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Road Trip!

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  • great lighthouse shots, man! ;)

    2008 Mitsubishi Lancer GTS

  • steverstever Ex Yooper, just arrived in New MexicoPosts: 40,550
    Chevy to Sponsor Epcot's Redesigned Test Track Ride (Straightline)

    Did this ride in '05. The exhibit could use an upgrade.

    image

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  • fezofezo Posts: 9,348
    Oh, I LOVE the Test Track! Hope its replacement remains cool...
  • wilcoxwilcox Posts: 581
    That's pretty neat. We'll have to go there and see it...even if it is OLD , and sponsored by chevrolet. :)

    Do anyone know when the better times of the year are to go there without it being overly crowded??
  • fezofezo Posts: 9,348
    Most of November and December EXCEPT Thanksgiving and Christmas week tends to be good. Not sire on the rest...
  • Karen_CMKaren_CM Posts: 5,014
    When school is in full session will mean less crowd and shorter lines, but may also mean shorter hours open than summer. March/early April is probably not a great time as that is spring break for many.

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  • fezofezo Posts: 9,348
    I should not mention this as it is a state secret but....

    Election day week is great. Here in NJ a lot of schools close that whole week - between election day and the teacher's convention three days are shot anyway so....

    You get down to Disney and the crowds are minimal and the weather tends to be nice. And everyone you meet there that week will also be from New Jersey....
  • explorerx4explorerx4 Central CTPosts: 9,695
    Standing in line with a bunch of people from New Jersey?
    No Thanks on that one :P
    No relation to that, but one time we went to Disney and one of my kids wanted go on Space Mountain.
    There was a big line but we decided to deal with it.
    While we were in line there was a big group of people just ahead and behind us.
    Every time the line went around a bend they would let some of the group behind us cut in front of us in the middle of the ever growing group.
    I was pretty mad, but told my kid there was nothing I could do about it.
    When we got to the last segment before getting on the ride, a Disney person magically appeared in front of us and said they had a car that had 2 open spots.
    I said 'We'll go'. There just happened to be a gate right there and we got on the ride in front of all those people. Thank you Walt. :shades:
  • fezofezo Posts: 9,348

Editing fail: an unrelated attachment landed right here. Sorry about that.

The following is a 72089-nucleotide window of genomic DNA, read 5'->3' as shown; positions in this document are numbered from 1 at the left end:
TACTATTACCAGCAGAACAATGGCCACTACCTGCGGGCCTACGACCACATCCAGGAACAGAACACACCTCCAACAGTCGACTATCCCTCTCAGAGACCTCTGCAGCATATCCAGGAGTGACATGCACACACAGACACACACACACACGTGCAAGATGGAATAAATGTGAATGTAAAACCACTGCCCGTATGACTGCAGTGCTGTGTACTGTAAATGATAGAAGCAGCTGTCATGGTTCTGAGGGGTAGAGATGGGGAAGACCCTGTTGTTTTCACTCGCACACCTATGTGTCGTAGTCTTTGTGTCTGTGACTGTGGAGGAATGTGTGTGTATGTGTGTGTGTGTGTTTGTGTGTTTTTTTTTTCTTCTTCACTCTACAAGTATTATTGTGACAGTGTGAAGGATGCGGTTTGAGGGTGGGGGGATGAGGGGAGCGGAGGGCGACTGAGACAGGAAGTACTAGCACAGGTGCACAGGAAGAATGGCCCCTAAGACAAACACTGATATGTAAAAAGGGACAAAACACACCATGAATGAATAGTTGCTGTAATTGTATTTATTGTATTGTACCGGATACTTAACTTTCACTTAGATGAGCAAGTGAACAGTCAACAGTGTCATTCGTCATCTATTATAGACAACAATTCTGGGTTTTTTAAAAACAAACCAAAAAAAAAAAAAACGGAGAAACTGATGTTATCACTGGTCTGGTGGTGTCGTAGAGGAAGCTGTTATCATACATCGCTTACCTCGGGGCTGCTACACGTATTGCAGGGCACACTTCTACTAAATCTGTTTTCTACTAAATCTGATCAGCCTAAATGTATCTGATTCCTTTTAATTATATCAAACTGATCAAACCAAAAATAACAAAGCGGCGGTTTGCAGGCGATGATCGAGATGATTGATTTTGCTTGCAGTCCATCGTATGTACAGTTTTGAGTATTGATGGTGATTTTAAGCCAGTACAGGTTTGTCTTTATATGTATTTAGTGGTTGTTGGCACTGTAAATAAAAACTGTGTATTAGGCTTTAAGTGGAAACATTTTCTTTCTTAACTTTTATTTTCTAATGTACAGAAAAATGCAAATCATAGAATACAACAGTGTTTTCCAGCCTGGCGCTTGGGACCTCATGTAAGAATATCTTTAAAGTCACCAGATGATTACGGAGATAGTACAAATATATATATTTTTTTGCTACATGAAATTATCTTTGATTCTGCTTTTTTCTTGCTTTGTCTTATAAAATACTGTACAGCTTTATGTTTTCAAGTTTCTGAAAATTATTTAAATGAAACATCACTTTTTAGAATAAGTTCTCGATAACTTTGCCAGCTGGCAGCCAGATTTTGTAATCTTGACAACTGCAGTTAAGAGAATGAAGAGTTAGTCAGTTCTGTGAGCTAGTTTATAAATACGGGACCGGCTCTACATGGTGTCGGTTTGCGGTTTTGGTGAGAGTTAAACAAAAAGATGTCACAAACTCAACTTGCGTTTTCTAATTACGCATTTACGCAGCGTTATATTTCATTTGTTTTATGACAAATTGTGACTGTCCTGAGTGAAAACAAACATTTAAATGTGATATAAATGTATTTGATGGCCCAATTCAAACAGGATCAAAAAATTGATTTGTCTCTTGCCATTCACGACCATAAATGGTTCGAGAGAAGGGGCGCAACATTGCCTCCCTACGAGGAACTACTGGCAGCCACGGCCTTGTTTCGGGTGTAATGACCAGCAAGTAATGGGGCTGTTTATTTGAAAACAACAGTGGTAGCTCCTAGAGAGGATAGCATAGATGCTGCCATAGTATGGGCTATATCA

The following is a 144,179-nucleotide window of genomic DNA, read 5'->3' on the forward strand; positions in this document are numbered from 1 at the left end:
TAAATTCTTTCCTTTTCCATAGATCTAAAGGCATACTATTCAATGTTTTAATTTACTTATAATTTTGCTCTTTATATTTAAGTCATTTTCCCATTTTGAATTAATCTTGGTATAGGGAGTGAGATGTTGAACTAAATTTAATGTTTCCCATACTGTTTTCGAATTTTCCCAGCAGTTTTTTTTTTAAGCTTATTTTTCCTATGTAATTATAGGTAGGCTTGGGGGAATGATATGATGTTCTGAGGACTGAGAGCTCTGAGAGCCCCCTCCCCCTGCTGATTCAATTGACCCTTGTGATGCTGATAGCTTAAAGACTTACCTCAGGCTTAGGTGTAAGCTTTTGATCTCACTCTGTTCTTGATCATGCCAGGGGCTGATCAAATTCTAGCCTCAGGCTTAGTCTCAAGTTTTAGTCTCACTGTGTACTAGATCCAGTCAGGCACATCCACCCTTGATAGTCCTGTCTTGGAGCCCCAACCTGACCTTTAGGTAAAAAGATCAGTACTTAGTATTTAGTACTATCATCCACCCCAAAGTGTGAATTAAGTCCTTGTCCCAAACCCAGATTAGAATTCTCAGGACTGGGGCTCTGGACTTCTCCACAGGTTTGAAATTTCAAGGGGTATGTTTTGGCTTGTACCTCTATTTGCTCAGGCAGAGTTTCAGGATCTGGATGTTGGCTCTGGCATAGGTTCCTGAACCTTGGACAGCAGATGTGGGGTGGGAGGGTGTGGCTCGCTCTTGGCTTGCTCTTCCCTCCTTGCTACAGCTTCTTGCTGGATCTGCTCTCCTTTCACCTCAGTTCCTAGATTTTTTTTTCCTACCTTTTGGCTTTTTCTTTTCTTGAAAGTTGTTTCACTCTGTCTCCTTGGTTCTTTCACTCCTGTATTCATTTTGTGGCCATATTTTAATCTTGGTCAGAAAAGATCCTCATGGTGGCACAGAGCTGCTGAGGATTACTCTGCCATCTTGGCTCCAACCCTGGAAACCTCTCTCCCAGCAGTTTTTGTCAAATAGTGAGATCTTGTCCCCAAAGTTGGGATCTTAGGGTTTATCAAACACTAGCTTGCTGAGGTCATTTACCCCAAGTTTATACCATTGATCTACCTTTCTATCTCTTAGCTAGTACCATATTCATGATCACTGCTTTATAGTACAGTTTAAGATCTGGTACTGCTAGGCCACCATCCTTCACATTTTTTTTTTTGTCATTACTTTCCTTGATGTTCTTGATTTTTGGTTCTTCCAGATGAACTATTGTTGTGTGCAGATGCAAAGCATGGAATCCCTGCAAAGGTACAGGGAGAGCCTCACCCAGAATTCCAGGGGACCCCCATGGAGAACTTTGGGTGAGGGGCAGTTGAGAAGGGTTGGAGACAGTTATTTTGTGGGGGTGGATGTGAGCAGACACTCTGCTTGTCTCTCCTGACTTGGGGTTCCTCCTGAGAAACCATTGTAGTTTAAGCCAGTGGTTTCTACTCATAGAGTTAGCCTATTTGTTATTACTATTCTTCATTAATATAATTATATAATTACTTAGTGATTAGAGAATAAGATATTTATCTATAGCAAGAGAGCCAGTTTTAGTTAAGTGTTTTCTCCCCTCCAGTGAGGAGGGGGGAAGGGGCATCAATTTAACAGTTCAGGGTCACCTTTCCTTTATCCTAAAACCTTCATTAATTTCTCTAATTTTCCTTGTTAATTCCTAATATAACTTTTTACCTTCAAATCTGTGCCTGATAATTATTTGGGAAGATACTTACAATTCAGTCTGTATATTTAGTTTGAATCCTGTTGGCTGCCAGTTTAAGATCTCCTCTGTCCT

No, the whole trick with New Jersey week is that there aren't lines to speak of. Nice, quiet week.

    Really weird was November of 2001. I'd already made reservations and such before 9/11 and I was damned if I was going to let terrorists decide what I was doing so we went. We were in teh distinct minority on that count.

    The plane, normally full, was half empty. Disney was completely empty. We didn't wait a minute on a line the whole week. It was really strange.
  • steverstever Ex Yooper, just arrived in New MexicoPosts: 40,550
    Sounds like fine driving weather eh? :shades:

    Off to "balmy" Port Huron and Deee-troit tomorrow.

    Weather permitting. ;)

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  • fezofezo Posts: 9,348
    Ah, nothing better than getting into that sub-temperate lower Michigan.
  • steverstever Ex Yooper, just arrived in New MexicoPosts: 40,550
    edited January 2012
    Let's see, bit of a white-out occasionally during the first hour in the day when traffic passed, but not bad. Minus something when we left. Got to breakfast and the waitstaff spilled a glass of water on my wife. She remembered the same waitress spilling something last year (but not on anyone). Second time there ever and she remembered me because we had a Nashville connection that we talked about last year.

    Then at a pit stop at McDonalds, I got a big coffee. Wasn't sweet enough so I doctored it after cruising down the road a mile and managed to spill a couple of ounces in my lap. Didn't even notice for 30 seconds because I was wearing my long johns under my jeans (don't ask....).

    After mostly clear sailing, once we got over "the" bridge, we hit some snowy Interstate, so couldn't go the speed limit. After twenty minutes it started clearing up so I sped up but the Subaru decided the sweet spot was 68. Going 70 (the speed limit) resulted in a lot of vibration that didn't go away unless I hit 78 and the roads weren't that good for my comfort level.

    Another couple of hours and the roads got pretty good so I pulled off at a rest area and I finally let my wife drive. While there I checked the tires, but they looked fine. Pretty icy, but okay. Knocked the ice out of the fender wells and off we went. Still some vibes. I amused myself messing with the Garmin plug that's acting up and not making a good connection with the power port.

    30 minutes later the vibration picked up and started rattling the back of the wagon, so we pulled over and I hopped out. Yep, left rear tire was flat. Moved the Subie way off the shoulder and I managed to put the space saver on in my fastest time yet, coatless and gloveless (ah, those long johns did come in handy). Had a little trouble finding a spare fuse to stick in the FWD spot, but within 10 or 12 minutes we were back on the Interstate and pulling off at Bayfield so we could take the backroads down to Port Huron.

    Uneventful until we got to the city limits; dark had fallen by then as had a half inch of very slippery snow. The Subie didn't like to stop or start at the intersections. Didn't have to go far in that mess at least, but did see a wreck getting cleared (guess the 404 in Sarnia was closed all day for a 30+ car pileup). Arrived and to top off the evening I had managed to turn the parking lights on with that secret Subie switch on top of the steering column. Caught it before it had a chance to zap my battery though.